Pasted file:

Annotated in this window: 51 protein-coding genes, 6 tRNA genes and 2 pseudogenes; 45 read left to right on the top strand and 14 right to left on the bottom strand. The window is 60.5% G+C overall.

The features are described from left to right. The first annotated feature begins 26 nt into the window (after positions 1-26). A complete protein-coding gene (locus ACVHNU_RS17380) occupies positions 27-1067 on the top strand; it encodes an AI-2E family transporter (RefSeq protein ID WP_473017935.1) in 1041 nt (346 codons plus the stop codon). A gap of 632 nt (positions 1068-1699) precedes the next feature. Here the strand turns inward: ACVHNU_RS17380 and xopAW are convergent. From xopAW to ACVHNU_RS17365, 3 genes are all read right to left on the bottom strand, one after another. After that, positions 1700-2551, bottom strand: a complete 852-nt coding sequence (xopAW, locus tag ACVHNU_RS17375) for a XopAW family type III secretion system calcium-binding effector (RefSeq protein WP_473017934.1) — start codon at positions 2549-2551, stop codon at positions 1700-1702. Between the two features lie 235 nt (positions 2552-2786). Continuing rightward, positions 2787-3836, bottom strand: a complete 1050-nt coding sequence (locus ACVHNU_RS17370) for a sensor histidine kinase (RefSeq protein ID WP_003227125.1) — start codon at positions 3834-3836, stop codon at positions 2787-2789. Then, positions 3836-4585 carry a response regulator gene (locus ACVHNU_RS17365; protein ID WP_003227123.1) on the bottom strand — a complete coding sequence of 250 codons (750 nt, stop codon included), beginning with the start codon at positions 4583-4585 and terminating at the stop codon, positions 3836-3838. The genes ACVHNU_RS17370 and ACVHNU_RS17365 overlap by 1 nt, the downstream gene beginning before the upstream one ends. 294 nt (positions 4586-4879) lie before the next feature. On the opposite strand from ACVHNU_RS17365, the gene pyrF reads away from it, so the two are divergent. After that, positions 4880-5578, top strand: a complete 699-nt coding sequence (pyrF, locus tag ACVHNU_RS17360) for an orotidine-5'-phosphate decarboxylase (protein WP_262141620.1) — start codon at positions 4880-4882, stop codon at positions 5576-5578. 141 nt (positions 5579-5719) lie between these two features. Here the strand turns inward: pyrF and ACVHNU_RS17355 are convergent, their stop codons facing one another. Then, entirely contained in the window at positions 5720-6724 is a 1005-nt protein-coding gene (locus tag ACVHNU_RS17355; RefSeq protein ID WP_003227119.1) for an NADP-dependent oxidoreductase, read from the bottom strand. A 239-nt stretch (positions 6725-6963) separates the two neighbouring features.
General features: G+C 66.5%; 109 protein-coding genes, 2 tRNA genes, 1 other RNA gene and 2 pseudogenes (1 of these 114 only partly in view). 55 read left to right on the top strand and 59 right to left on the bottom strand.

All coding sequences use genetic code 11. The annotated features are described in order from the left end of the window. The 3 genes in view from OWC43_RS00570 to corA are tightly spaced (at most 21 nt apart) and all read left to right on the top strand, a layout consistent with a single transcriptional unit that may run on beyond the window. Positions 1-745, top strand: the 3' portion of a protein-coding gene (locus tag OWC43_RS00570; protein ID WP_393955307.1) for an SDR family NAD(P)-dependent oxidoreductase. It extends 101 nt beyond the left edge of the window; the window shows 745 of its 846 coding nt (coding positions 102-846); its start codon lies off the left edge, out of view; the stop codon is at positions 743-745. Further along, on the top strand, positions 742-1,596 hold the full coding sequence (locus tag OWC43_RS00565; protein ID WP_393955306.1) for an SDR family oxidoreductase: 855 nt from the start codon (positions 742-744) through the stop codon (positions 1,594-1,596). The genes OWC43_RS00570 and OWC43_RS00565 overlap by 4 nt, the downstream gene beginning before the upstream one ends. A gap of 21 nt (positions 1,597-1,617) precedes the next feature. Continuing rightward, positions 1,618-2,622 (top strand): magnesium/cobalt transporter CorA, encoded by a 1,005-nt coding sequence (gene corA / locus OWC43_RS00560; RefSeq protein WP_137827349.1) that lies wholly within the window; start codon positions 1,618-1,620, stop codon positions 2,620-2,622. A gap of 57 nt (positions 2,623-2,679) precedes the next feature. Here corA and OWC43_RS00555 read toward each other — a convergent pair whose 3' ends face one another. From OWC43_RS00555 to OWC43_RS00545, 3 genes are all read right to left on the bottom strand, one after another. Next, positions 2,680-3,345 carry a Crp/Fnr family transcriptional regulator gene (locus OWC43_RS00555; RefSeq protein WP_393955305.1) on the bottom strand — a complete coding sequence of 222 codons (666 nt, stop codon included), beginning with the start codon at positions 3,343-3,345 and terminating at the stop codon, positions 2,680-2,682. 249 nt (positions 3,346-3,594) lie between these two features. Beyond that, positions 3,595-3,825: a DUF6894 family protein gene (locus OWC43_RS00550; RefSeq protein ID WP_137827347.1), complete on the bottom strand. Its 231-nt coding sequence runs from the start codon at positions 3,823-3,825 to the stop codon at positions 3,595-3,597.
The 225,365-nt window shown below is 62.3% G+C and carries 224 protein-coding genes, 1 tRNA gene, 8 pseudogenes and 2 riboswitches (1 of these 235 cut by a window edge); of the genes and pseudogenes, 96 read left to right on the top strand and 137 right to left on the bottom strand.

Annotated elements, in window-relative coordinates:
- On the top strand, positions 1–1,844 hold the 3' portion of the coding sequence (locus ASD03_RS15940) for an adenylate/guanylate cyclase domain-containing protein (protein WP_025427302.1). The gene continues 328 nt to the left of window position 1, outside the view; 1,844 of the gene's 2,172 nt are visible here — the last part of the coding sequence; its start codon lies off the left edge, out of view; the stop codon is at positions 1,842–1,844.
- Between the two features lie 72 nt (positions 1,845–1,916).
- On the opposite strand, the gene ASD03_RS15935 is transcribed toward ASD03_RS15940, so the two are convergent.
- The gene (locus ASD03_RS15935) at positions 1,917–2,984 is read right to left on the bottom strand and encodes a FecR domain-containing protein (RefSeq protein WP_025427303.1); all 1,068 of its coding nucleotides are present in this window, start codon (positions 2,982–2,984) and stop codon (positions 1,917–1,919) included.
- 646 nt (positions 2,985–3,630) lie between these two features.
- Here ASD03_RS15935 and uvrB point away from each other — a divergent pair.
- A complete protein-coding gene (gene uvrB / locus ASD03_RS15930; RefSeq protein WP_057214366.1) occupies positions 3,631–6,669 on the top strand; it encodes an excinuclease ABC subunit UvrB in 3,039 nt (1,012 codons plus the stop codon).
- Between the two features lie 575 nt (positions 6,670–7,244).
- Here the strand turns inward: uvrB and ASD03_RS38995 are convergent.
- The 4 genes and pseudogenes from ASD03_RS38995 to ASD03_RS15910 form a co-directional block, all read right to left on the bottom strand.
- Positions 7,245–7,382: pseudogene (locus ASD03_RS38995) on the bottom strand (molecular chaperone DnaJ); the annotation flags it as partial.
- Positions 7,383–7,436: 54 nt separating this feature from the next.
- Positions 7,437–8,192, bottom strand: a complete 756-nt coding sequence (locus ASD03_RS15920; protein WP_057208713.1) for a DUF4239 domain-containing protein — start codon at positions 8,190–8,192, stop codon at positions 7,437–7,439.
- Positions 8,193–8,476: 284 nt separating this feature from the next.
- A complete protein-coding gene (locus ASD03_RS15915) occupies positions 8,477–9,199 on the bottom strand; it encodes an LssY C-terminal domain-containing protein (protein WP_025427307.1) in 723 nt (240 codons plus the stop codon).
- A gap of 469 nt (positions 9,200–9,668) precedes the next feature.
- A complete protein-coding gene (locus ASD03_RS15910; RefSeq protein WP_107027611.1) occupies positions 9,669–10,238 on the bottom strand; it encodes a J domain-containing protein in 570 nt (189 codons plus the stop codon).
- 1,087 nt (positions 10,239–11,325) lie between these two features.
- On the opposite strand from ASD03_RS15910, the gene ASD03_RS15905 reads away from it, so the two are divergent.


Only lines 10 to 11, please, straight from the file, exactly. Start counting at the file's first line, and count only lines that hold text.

- The gene (locus ASD03_RS15935) at positions 1,917–2,984 is read right to left on the bottom strand and encodes a FecR domain-containing protein (RefSeq protein WP_025427303.1); all 1,068 of its coding nucleotides are present in this window, start codon (positions 2,982–2,984) and stop codon (positions 1,917–1,919) included.
- 646 nt (positions 2,985–3,630) lie between these two features.